Knowledge of the limitations and benefits of cochlear implants.
Knowledge of the function of various implant devices and their relative utility.
Knowledge of risks entailed in implantation.
Knowledge of emotional impact for patient and family as regards acceptance of cochlear implant candidacy and implantation.
Objective: To verify electrode integrity for intraoperative implants.
Using equipment and procedures that are used to check electrode integrity.
Knowledge of techniques of application of electrodes in an operating room setting.
Knowledge of operating room procedures and etiquette.
Knowledge of responses to direct stimulation of electrodes, and ability to communicate these findings to the surgeon.
Objective: To set parameters of cochlear implant stimulation.
Using various tools and procedures that are utilized to set cochlear implants and to troubleshoot problems.
Knowledge of methods to set cochlear implants using psychophysical techniques and manufacturer's guidelines.
Knowledge of emotional impact on patient of initial experiences of electrical stimulation and “first hearing.”
Knowledge of psychoacoustic methods to evaluate the adequacy of setting.
Knowledge of maintenance requirements for each implant device and ability to communicate this information to the patient.
Knowledge of adverse reactions to electrical stimulation and methods to adjust settings to minimize or eliminate them.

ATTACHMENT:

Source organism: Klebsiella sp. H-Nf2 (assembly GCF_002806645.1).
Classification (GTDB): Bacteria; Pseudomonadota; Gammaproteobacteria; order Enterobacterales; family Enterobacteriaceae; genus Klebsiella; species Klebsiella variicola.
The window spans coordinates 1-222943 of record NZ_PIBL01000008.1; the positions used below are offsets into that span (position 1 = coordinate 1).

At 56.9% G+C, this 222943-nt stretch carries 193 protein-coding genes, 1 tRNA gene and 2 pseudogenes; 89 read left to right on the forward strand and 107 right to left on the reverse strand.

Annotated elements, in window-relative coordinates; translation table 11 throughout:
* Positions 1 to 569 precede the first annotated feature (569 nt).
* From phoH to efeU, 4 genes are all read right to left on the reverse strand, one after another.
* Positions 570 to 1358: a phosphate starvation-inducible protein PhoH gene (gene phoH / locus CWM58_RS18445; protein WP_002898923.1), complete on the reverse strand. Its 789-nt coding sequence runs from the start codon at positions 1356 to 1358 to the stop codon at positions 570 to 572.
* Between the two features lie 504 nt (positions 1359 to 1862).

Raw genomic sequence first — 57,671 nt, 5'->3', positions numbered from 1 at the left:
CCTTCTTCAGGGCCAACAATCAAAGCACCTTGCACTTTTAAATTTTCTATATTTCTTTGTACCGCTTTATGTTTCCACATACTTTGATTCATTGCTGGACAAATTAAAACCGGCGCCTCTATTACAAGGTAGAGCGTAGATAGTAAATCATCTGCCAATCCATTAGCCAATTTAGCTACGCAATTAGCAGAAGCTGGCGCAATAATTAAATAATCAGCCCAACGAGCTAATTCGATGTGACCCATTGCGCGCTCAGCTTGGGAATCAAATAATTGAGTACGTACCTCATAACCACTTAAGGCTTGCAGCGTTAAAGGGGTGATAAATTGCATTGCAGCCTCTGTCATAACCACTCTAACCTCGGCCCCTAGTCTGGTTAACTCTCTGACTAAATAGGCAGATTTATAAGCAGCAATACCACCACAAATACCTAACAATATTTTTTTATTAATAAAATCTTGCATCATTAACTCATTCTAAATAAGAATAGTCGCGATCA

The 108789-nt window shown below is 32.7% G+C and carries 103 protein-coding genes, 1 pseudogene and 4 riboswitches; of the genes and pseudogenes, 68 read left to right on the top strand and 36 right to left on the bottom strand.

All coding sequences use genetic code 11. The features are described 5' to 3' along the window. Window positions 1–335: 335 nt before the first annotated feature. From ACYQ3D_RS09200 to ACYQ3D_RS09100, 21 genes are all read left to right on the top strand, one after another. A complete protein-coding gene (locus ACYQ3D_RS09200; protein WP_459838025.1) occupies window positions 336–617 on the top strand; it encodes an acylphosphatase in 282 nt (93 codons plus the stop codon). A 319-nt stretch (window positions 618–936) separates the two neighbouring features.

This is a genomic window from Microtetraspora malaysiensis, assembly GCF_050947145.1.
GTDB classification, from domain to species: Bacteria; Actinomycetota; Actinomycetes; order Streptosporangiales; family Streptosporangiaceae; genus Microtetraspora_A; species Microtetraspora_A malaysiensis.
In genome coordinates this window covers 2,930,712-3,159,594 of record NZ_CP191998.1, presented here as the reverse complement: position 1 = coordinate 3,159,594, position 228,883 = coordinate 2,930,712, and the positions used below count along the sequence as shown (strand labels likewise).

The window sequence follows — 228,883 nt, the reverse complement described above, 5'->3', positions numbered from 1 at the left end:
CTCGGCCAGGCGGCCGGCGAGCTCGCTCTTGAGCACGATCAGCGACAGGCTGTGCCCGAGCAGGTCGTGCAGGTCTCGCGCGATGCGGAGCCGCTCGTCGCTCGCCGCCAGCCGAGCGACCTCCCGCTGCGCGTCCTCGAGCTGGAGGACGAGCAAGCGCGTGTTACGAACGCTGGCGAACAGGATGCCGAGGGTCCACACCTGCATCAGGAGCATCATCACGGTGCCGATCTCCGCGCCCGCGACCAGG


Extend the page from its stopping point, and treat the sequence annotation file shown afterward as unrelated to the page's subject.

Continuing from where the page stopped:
Knowledge of malfunctions that may occur and ability to troubleshoot and correct problems.
American Speech-Language-Hearing Association. (1990, December). Report update. AIDS/HIV: Implications for speech-language pathologists and audiologists. Asha, 32, 46–48.
Centers for Disease Control. (1988). Morbidity and mortality weekly report: Perspectives in disease prevention and health promotion, 37, 377–388.
Edgerton, B. (1985). Rehabilitation of postlingually deal adult cochlear implant patients. Seminars in Hearing, 6, 65–89.
Eisenberg, L. (1985). Introduction to sounds for prelingually deafened adults (2nd ed.). Los Angeles, CA: House Ear Institute.
Eisenberg, L., & Dye, L. (1987). Basic guidance for children with cochlear implants (rev. ed.). Los Angeles, CA: House Ear Institute.
Kileny, P., & Kemick, J. L. (1987). Electrically evoked middle-latency auditory potentials in cochlear implant candidates. Archives of Otolaryngology-Head and Neck Surgery, 113, 1072–1077.